AUBURN, Ala. — The director of a university study investigating how long illness-causing bacteria can survive in the cabins of airliners says motorcoaches may be an even more fertile environment for disease-causing bacteria than planes.  

Auburn University Prof. Jim Barbaree has been leading a research team from the university that has spent months investigating how long pathogens that cause diseases can survive in a jetliner.  

What they found was that dangerous bacteria can linger on surfaces in commercial airplane cabins for up to a week, according to the research Barbaree’s team presented at the annual meeting of the American Society for Microbiology.

When asked whether motorcoach cabins provided a more or less conducive atmosphere for illness-causing bacteria, Barbaree responded without hesitation, saying “bacteria probably grows more on a bus.”

The reason?

Humidity and heat.  Bacteria thrive in higher humidity and temperature environments.

The relative humidity in airline cabins is consistently 20% or less, which is why health experts recommend travelers drink plenty of liquids when flying.

Second, airline cabins are more consistently kept at “room temperature.”

The relative humidity of bus interiors, on the other hand, more closely reflects that of the outside environment, which in most areas of the country is well above 20 percent, and the temperature of motorcoach interiors can fluctuate widely, depending on utilization and weather conditions, but is often well above room temperature.  

The Auburn research team under Barbaree’s direction took samples from six airline cabin materials — an armrest, plastic tray table, a metal toilet button, a window shade, the cloth from a seat pocket, and seat leather — and applied or injected them with methicillin-resistant Staphylococcus aureus, or MRSA, and E. coli O157:H7, bacteria that can cause serious illness or even death.  

Auburn Department of Biological Sciences graduate student Kiril Vaglenov conducted much of the research during the two-year study — funded through the Federal Aviation Administration Airliner Cabin Environmental Research Center — to determine how long the E. coli and Staphylococcus bacteria would survive on commonly touched surfaces under typical airplane conditions.  A major airline supplied Vaglenov and the other researchers with the materials from the airplane cabin.  “Our data show that both of the bacteria can survive for days on these surfaces, particularly the porous material such as armrests and seat pockets,” said Vaglenov.  

“Air travelers should be aware of the risk of catching or spreading a disease to other passengers and practice good personal hygiene.”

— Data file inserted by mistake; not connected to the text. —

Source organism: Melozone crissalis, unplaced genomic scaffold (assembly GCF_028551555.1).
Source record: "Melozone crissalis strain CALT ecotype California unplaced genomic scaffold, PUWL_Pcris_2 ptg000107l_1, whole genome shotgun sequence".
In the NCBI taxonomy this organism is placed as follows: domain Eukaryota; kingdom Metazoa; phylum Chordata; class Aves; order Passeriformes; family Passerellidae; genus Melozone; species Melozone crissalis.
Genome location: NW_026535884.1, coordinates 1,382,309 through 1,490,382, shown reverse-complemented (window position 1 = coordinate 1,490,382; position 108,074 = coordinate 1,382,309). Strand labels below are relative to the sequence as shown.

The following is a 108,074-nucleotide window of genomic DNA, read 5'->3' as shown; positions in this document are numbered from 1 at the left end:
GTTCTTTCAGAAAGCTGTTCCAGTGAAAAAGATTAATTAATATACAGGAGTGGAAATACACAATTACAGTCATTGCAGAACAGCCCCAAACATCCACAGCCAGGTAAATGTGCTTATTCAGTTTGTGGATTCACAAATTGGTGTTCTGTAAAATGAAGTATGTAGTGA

For bacteria to be transmitted from a cabin surface to a person, it must survive the environmental conditions in the airplane.  In the study, Vaglenov simulated the temperature and humidity levels typically found during commercial flight.  

MRSA survived the longest — 168 hours;  that’s a full week — on material from the seat-back pocket, while E. coli O157:H7 lived for 96 hours (four days) on the material from the armrest.

“The point of this study is not to be an alarmist, but to point out to the airlines the importance of providing a sanitary environment for travelers,” said Prof. Barbaree.  “We want to work with them to minimize the risks to human health.”

The Auburn team is currently investigating how long pathogens that cause other diseases, such as tuberculosis, can survive in an airplane environment.  

Vaglenov said future steps include exploring effective disinfecting procedures and testing other surfaces and materials that have antimicrobial properties to determine if they can help reduce health risks.

For example, the use of seat fabrics that are impregnated with microbe fighting chemicals.

Barbaree has a couple of recommendations for reducing illness-causing bacteria from airplane and bus interiors.  

No. 1, because pathogens are more easily picked from nonporous materials that many passengers touch, like hand rails and plastic armrests, these metal and plastic surfaces should be sanitized with every bus cleaning.

Second, develop a good disinfecting protocol.

For passengers, alcohol wipes or a hand sanitizer should be used when traveling, and the touching of nose, mouth and eyes avoided.

Bus & Motorcoach NEWS Issue, August 15, 2014